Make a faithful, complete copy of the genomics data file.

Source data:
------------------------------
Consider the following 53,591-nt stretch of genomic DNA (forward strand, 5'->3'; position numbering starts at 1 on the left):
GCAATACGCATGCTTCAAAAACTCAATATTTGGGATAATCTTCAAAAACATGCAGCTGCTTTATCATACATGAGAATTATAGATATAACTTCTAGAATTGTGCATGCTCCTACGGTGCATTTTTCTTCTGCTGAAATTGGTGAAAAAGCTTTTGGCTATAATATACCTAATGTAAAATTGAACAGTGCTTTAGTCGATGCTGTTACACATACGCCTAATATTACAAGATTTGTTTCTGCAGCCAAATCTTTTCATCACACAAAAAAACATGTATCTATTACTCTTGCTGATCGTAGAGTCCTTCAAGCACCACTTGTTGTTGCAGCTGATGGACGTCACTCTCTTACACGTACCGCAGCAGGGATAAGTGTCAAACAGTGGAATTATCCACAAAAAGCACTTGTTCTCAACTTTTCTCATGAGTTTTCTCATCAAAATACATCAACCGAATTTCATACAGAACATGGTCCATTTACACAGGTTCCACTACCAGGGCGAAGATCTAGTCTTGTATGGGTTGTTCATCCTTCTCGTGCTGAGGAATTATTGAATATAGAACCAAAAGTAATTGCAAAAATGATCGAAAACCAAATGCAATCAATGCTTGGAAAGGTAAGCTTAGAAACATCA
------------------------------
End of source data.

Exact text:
Consider the following 53,591-nt stretch of genomic DNA (forward strand, 5'->3'; position numbering starts at 1 on the left):
GCAATACGCATGCTTCAAAAACTCAATATTTGGGATAATCTTCAAAAACATGCAGCTGCTTTATCATACATGAGAATTATAGATATAACTTCTAGAATTGTGCATGCTCCTACGGTGCATTTTTCTTCTGCTGAAATTGGTGAAAAAGCTTTTGGCTATAATATACCTAATGTAAAATTGAACAGTGCTTTAGTCGATGCTGTTACACATACGCCTAATATTACAAGATTTGTTTCTGCAGCCAAATCTTTTCATCACACAAAAAAACATGTATCTATTACTCTTGCTGATCGTAGAGTCCTTCAAGCACCACTTGTTGTTGCAGCTGATGGACGTCACTCTCTTACACGTACCGCAGCAGGGATAAGTGTCAAACAGTGGAATTATCCACAAAAAGCACTTGTTCTCAACTTTTCTCATGAGTTTTCTCATCAAAATACATCAACCGAATTTCATACAGAACATGGTCCATTTACACAGGTTCCACTACCAGGGCGAAGATCTAGTCTTGTATGGGTTGTTCATCCTTCTCGTGCTGAGGAATTATTGAATATAGAACCAAAAGTAATTGCAAAAATGATCGAAAACCAAATGCAATCAATGCTTGGAAAGGTAAGCTTAGAAACATCA